Thursday, February 23, 2012

Why? And 100 Years of Oreos

I confess that as a sucker for the words "Limited Edition," especially when trolling the aisles of the supermarket, I am compelled to at least inspect products tagged with this classic retail sales pitch. Although it is rare that such products are all that limited, or even any good, I continue to buy them, looking for that uncommon confluence. The biggest downside is that when it does occur you can get hooked on something that disappears. For example, the Snickers Adventure Bar, sold as a tie-in to the last Indiana Jones movie in 2008, added coconut and spices to the dependable formula and came up aces. Unlike the movie. Now it's gone forever, while the Spielberg/Lucas dud continues to fill DVD discount dumps around the world.

Food Review, LTD. is here to make sure you don't miss the next winner. I'll buy'em, taste 'em, figure out what makes them special (or not), and try to get the straight dope from corporate on how long you can find them.

First up: Nabisco 100th Anniversary Birthday Cake Oreo
The slick packaging, not to mention the huge dump just inside the Stop & Shop doors, caught my eye immediately. While it was obvious from the picture that they had added some colorful flecks to the creme filling, a cursory inspection did not reveal whether they had added any new flavors. Even though Nabisco has added extended the Oreo product line impressively in recent years, I was somewhat skeptical that they would mess with the basic flavor, even to celebrate a centenary. 

As soon as I opened the package, however, there was no doubt. An unmistakable aroma of birthday cake hit my olfactory system and triggered a Pavlovian reaction of happiness and anticipation. With one bite, I fell in love. This is how Oreos should always taste, the dark chocolate of the cookie now complemented with a much more dimensional creme redolent of vanilla and candy. Frankly, I've grown tired of the basic Oreo, only enjoying them crumbled on ice cream or cupcakes, but this has rekindled our formerly torrid affair.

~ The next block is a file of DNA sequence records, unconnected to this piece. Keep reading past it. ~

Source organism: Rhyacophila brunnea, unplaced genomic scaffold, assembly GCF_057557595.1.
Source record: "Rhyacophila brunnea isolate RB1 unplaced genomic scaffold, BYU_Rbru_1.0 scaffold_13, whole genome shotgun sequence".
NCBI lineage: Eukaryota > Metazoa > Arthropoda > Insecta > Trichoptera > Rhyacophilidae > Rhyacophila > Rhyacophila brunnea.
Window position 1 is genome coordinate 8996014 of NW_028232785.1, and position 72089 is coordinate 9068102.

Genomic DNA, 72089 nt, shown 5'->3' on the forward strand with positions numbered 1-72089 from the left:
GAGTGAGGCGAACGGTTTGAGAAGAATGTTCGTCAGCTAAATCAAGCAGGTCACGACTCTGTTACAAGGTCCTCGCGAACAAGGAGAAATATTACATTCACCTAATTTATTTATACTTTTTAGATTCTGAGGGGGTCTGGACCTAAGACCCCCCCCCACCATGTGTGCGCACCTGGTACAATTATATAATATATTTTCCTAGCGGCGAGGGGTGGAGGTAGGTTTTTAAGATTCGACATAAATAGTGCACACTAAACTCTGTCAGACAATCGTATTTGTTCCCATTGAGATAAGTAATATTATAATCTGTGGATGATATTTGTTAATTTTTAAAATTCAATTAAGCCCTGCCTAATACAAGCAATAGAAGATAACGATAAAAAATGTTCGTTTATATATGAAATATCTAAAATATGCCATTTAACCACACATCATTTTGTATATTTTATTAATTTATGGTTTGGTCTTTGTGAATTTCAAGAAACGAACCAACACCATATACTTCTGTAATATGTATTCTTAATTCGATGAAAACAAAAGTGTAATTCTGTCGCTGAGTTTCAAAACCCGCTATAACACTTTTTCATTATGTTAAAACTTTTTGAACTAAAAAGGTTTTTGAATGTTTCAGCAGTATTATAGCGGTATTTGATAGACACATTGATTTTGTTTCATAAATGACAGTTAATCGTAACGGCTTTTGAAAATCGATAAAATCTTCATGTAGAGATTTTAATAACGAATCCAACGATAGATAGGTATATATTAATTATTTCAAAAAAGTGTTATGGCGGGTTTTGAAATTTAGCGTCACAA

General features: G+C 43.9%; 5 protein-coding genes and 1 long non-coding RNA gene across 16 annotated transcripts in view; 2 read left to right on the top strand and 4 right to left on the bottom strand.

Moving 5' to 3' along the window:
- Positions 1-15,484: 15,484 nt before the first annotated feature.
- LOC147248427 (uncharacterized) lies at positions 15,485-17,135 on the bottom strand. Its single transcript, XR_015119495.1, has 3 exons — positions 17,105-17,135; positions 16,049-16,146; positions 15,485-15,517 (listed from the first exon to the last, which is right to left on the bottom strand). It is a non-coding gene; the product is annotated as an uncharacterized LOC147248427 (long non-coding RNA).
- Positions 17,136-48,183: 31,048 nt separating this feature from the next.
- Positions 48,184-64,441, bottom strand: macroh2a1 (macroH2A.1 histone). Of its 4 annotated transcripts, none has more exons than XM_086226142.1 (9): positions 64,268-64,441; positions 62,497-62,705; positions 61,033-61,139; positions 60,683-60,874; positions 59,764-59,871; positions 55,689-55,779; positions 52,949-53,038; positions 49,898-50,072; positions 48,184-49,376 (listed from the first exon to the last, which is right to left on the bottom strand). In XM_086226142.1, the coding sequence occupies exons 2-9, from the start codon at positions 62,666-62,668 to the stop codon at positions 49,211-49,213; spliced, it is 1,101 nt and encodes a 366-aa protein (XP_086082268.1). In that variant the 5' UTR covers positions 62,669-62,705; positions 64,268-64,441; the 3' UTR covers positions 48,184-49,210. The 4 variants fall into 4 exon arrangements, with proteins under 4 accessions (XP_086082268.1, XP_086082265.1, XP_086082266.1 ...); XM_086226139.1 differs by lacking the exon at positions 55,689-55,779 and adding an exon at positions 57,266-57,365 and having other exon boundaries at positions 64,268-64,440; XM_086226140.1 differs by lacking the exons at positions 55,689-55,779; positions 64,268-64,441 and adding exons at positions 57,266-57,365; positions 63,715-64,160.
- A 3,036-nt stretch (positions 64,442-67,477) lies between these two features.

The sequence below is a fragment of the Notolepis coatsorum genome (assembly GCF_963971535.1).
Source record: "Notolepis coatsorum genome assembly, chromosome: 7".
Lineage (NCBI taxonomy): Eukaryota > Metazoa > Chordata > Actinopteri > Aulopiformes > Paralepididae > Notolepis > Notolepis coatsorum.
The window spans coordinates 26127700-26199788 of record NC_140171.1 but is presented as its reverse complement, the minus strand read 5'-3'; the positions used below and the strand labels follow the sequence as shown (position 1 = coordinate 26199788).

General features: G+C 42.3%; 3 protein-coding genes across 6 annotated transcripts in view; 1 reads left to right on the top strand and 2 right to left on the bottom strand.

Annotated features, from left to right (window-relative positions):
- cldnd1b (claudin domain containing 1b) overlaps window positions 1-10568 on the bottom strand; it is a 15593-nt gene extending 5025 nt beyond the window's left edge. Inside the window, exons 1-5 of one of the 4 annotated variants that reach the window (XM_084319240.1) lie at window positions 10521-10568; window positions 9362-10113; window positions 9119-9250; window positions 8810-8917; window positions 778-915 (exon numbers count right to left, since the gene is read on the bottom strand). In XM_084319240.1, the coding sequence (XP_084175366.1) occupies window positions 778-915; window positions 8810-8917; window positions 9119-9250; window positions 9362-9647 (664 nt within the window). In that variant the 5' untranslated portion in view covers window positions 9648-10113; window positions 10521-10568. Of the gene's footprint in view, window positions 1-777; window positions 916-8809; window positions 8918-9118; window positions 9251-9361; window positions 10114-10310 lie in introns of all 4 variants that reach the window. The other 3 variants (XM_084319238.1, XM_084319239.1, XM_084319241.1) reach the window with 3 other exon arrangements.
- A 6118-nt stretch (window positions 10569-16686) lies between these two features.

A cursory look at the nutrition information gives some clues as to why they're so good. First of all, each cookie is heavier, leading to a suggested serving of two as opposed to the three of the straight-up Oreo. The Birthday Cake Oreo is also higher in calories and calories from fat, as well as sugar. The list of ingredients is slightly longer and surprisingly no longer includes vanillin. The most obvious additions are natural and artificial flavors, artificial color, corn dextrin, confectioner's glaze and carnuba wax - all common ingredients in candy, especially rainbow sprinkles. Yet, somehow the creme remains creamy and the flavor is greater than the sum of its parts (I usually hate rainbow sprinkles). So dispense with the candles and singing and break open a package!

It's a shame that Nabisco will only be selling them for six or eight weeks - get them while you can.

Feel free to alert me to any new limited edition eats and drinks and let me know what you think - of the cookies and the blog.

1 comment:

  1. Hey, great post, Jeremy. What fun! I hope to see more like this. Bon appetit!